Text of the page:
August 9, 2016

Ronni Bennett: "A Meditation on Making Friends While Old"

My last blog post was based on a recent piece in the Harvard Health Letter about the risks -- especially for seniors -- posed by loneliness and isolation. That article included some suggestions for combating those threats, although I've regularly seen similar tips from other sources. 

Today, I read a post by Ronni Bennett (my favorite blogger) in which she reflects on what many of us long for... not just a friend, but a close friend. A best friend. 

The Washington Post has characterized Ronni's blog Time Goes By as "the quintessential seniors' blog." I couldn't agree more. After checking it out, you may want to do what I did -- click on the "Subscribe" link. Here's Ronni's post, in full.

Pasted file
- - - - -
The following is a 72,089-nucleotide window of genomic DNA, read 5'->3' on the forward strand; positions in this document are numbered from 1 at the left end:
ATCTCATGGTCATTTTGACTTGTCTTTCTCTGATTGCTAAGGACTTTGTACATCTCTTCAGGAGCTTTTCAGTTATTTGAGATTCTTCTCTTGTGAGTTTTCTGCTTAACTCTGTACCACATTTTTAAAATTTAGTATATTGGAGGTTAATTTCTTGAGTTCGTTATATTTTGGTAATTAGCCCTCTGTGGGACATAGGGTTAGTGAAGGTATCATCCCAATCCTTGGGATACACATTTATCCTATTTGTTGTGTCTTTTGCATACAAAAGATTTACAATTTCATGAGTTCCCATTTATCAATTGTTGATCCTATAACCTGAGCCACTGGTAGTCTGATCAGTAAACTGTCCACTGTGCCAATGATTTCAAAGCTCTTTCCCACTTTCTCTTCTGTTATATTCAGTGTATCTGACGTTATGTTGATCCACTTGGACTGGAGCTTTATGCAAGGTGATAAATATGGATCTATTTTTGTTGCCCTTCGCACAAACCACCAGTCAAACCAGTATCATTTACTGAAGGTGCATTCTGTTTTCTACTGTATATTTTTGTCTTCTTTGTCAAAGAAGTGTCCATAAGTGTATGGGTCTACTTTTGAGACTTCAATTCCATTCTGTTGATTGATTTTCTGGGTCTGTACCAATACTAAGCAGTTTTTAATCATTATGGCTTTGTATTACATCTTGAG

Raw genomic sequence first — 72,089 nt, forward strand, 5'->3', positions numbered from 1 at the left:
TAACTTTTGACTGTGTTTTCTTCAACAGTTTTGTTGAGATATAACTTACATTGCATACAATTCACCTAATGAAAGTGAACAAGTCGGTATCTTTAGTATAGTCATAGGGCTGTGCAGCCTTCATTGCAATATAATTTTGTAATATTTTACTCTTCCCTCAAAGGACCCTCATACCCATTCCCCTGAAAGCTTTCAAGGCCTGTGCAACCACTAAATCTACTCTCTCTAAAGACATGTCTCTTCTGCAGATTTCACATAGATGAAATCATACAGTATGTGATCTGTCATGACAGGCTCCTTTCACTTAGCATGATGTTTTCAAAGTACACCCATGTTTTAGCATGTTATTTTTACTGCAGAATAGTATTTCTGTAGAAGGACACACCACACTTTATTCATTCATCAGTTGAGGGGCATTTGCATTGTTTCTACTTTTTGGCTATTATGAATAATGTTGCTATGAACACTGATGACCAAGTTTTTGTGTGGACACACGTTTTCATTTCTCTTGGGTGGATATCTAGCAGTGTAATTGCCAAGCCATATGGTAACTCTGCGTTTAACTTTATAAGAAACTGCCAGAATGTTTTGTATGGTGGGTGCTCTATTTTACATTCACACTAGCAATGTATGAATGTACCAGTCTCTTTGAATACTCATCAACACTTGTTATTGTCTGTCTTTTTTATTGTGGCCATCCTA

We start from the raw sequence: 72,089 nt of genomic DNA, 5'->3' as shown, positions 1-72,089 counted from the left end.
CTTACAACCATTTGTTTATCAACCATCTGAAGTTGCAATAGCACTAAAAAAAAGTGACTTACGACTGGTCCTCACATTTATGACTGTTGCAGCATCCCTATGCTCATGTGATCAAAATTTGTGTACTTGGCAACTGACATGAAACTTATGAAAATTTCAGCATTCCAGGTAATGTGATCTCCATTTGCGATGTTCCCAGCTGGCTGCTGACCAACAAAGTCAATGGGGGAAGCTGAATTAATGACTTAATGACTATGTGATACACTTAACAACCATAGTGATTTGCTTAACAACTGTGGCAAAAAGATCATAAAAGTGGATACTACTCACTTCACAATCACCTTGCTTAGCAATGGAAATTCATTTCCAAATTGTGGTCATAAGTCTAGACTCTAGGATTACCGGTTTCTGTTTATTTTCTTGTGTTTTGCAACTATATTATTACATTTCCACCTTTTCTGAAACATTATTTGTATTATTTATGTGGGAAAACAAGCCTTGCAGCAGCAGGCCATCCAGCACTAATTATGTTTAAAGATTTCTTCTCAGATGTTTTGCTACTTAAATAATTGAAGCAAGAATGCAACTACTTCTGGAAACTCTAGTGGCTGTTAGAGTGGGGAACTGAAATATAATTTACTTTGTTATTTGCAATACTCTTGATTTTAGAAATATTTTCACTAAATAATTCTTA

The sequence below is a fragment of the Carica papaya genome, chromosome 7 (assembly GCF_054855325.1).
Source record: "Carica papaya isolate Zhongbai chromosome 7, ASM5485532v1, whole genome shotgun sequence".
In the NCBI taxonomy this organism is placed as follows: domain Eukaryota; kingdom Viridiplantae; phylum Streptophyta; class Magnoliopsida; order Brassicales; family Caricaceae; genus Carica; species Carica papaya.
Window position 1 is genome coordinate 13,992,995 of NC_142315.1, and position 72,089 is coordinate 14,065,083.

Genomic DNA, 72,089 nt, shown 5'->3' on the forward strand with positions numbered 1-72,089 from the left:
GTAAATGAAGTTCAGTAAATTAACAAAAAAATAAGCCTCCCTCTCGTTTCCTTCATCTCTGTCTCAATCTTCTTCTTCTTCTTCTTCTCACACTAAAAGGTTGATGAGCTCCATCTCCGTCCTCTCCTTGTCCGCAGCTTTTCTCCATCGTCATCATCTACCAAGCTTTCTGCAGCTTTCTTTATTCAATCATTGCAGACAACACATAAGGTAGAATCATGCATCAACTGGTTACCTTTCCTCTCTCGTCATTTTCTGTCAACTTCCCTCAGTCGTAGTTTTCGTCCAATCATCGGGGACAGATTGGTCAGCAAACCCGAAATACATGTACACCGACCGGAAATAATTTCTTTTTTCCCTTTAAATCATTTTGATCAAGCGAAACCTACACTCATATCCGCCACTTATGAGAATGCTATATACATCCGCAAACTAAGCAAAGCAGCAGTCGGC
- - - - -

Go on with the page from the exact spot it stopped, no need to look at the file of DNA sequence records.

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Judging by the number of online stories about loneliness and feeling alone many, many people are longing for a close friend. A best friend. Most of all, someone to trust.

These articles are usually written by people much younger than you and I who presumably get out and about to a wider variety of places than old people tend to do and meet more people.

But one particular change in employment – working from home – has made finding friends much harder for them than during my career years.

According to a recent study, 45 percent (!) of U.S. employees work from home and that doesn't count freelancers. So finding a friend may be one area of living where youth and age have a lot in common these days.

Or not. Old people are not as likely to hang out in bars and clubs. Old people's oldest friends die at a greater rate. Our energy and stamina trim the number and duration of sports and other physical activities where we might meet others.